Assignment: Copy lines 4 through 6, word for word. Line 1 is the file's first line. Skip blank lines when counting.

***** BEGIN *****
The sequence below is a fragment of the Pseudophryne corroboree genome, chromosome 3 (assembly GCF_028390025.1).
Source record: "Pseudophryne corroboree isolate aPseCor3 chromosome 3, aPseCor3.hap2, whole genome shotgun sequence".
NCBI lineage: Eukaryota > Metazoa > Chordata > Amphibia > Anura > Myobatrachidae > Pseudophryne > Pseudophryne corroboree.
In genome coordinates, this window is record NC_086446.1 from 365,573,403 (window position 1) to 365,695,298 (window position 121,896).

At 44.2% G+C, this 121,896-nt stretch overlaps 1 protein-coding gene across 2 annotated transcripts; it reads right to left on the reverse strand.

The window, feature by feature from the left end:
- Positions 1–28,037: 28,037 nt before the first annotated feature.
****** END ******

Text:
In genome coordinates, this window is record NC_086446.1 from 365,573,403 (window position 1) to 365,695,298 (window position 121,896).

At 44.2% G+C, this 121,896-nt stretch overlaps 1 protein-coding gene across 2 annotated transcripts; it reads right to left on the reverse strand.

The window, feature by feature from the left end: